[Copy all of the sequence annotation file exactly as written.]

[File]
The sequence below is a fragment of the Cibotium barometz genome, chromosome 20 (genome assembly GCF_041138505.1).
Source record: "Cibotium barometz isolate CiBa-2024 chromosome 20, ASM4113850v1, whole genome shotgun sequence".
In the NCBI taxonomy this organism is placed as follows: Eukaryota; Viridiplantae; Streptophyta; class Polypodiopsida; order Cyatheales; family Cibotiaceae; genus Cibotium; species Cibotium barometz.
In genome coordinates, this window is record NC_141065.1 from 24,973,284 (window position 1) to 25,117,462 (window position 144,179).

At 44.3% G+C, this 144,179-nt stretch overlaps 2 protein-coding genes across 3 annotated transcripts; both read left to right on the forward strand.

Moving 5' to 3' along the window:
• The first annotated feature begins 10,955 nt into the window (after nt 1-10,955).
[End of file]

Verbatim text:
The sequence below is a fragment of the Cibotium barometz genome, chromosome 20 (genome assembly GCF_041138505.1).
Source record: "Cibotium barometz isolate CiBa-2024 chromosome 20, ASM4113850v1, whole genome shotgun sequence".
In the NCBI taxonomy this organism is placed as follows: Eukaryota; Viridiplantae; Streptophyta; class Polypodiopsida; order Cyatheales; family Cibotiaceae; genus Cibotium; species Cibotium barometz.
In genome coordinates, this window is record NC_141065.1 from 24,973,284 (window position 1) to 25,117,462 (window position 144,179).

At 44.3% G+C, this 144,179-nt stretch overlaps 2 protein-coding genes across 3 annotated transcripts; both read left to right on the forward strand.

Moving 5' to 3' along the window:
• The first annotated feature begins 10,955 nt into the window (after nt 1-10,955).